Deja Vu? Debating a U.S. Intervention in Syria in 1919
The horrific attacks in Paris on November 13 have increased calls for the United States to take a greater role in Syria. This is not the first time that the question of American involvement in Syria has arisen. Almost a century ago, in the midst of another Syrian crisis, the United States faced pressure to intervene, but managed to resist. Whether it chooses to intervene this time could well become the main foreign policy question of the coming months.
The issue in 1919 revolved around what the American military representative to the Paris Peace Conference Gen. Tasker H. Bliss called “a grand triangular row” in Syria. In exchange for their help during the war against the Ottoman Empire, the British had promised Arabs led by Emir Faisal a large Arab state. In a letter to a friend, available today at the United States Army Heritage and Education Center in Carlisle, Pennsylvania, Bliss noted with a degree of sarcasm, that now that the World War was over, the Arabs “are so unkind as to insist on these promises being fulfilled.”
Standing in their way were French imperialists, who claimed that their ancient connections to Syria entitled them to a voice in the region’s future. Faisal, however, pledged to fight the French if they came to colonize Syria. He told William Westermann, Woodrow Wilson’s Middle Eastern advisor and a professor at Columbia University, that he “was now ready to let the blood run out of his body” rather than turn Syria over to France. The British played a dual game, trying both to limit the size of French claims and to use those same claims to justify their own interventions into Mesopotamia, Palestine, Jordan, and elsewhere.
Faisal and his English advisor, T. E. Lawrence (“Lawrence of Arabia”) wanted the United States to shield Syria from European imperialism by declaring Syria an American protectorate. From there, Faisal envisioned the creation of a grand confederation of Arab states on the American model. If the Americans would agree, Faisal promised, the Middle East would emerge as a stable region and there would be statues of American leaders in every city in the region. Westermann, the Columbia professor advising Wilson, was taken by the idea. “Voila! Great is Lawrence and great is Faisal. I am a convert,” he wrote.
Bliss was far less certain. The United States had not declared war on the Ottoman Empire, limiting Wilson’s authority to intervene in Middle Eastern issues. More importantly, Bliss saw British and French schemes as an attempt to tie American power to imperial agendas that the United States did not share. “I myself have declared,” Bliss wrote in his letter, “that I would not touch the question, even with a pole long enough to reach from here to Syria, unless I were positively ordered to do so by my government.”
Chance gave the Americans a way out. British diplomats at the Paris Peace Conference proposed a commission to undertake a fact-finding trip to Syria to find out what the Syrians themselves wanted. The French were livid because they guessed that few Syrians would express a desire for French protection. Faisal, by contrast, was so elated that he drank his first glass of champagne.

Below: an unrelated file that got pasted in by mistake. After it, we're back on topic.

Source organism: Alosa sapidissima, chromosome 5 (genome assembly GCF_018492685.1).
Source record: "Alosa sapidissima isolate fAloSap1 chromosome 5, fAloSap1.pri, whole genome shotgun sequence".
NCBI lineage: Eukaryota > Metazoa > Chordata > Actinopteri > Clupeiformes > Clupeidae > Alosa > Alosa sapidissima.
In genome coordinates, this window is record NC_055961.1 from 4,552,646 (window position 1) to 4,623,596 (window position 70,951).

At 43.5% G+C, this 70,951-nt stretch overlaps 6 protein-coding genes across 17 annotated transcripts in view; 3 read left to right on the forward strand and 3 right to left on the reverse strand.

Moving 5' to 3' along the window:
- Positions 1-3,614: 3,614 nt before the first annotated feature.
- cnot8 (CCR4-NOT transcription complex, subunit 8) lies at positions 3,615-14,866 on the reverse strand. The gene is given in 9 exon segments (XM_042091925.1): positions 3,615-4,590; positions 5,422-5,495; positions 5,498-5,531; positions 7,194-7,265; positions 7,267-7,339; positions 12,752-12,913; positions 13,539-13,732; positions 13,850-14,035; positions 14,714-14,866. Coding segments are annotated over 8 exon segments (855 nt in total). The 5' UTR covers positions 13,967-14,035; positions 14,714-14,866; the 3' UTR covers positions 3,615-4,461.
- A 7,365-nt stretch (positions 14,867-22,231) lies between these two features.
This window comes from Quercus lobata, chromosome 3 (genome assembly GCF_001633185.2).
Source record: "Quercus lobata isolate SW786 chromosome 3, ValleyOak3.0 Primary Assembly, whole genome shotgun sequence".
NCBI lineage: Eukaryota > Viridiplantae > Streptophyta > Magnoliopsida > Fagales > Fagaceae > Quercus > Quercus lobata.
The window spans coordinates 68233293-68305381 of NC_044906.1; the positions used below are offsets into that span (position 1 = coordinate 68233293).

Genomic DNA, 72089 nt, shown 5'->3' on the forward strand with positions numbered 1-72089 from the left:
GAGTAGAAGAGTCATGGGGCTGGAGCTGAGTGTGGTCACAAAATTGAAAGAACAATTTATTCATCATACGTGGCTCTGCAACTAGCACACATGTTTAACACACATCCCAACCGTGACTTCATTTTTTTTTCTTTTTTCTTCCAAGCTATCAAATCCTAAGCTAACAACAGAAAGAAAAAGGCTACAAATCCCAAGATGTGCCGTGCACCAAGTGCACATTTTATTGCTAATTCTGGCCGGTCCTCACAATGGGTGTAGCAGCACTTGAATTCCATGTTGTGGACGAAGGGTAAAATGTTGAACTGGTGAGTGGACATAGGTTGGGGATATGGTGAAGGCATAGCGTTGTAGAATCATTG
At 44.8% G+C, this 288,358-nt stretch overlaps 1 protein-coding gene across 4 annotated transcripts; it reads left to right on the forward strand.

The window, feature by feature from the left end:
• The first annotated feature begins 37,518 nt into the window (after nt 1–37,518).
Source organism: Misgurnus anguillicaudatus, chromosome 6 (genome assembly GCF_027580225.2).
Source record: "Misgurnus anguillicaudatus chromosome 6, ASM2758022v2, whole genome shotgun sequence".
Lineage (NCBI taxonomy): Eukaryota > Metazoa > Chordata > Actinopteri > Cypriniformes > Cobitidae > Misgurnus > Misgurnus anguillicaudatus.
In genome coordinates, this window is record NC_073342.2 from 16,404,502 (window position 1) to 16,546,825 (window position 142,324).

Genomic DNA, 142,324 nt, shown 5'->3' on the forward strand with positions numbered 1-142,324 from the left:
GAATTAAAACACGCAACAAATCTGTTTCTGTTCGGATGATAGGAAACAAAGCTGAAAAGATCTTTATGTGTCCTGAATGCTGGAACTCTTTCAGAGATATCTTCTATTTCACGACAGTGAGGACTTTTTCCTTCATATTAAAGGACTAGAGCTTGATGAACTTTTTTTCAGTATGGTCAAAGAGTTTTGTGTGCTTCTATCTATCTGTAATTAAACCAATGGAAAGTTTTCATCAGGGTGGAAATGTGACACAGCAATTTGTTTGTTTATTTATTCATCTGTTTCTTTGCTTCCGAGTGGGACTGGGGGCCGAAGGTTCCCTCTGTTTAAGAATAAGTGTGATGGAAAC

The commission bought the United States enough time and diplomatic cover to disengage from the idea of intervening in Syria. French troops then preempted the commission by forcing Faisal and his Arab army out of Syria. The British sent him to Mesopotamia in 1921 to be the king of the new state of Iraq, a place Faisal had never before seen.
Today, of course, the context in Syria is different, and in ways that may make avoiding American intervention this time more difficult. In 2015, unlike in 1919, Americans feel their interests threatened by events in Syria as instability there has shown the ability to inspire terrorism worldwide. This time, France appears not as an imperialist power trying desperately to expand its empire but as a beleaguered ally that deserves our help and is fighting on the front lines of a shared fight.
The problems of today are every bit as complex as those of a century ago. As Bliss wrote to his wife, “We used to study for a day or two ahead — perhaps for a month. Now we think in terms of 50 or 75 years — perhaps even centuries.” Bliss himself used to escape from the pressures of Paris by reading Livy and Thucydides in their original languages. He saw as clearly as anyone that the deep histories of Europe, the Middle East, and the United States would make finding a solution difficult, if not impossible.
The “triangular row” that Bliss saw in 1919 is today something with a seemingly infinite number of sides. The problem he faced is therefore not an exact analog and may provide only vague guidance. Whether or not the United States should heed his warnings against intervention in Syria this time will be a defining problem for this administration and the one that will soon follow it.
Michael S. Neiberg is the inaugural Chair of War Studies in the Department of National Security and Strategy at the United States Army War College. His most recent book on the First World War is Dance of the Furies: Europe and the Outbreak of World War I (Harvard University Press, 2011). The Wall Street Journal recently named it one of the five best books ever written about the war. He is currently at work on a history of American responses to the Great War, 1914–1917. The views expressed here are the author’s and do not reflect those of the U.S. Army or the U.S. Army War College.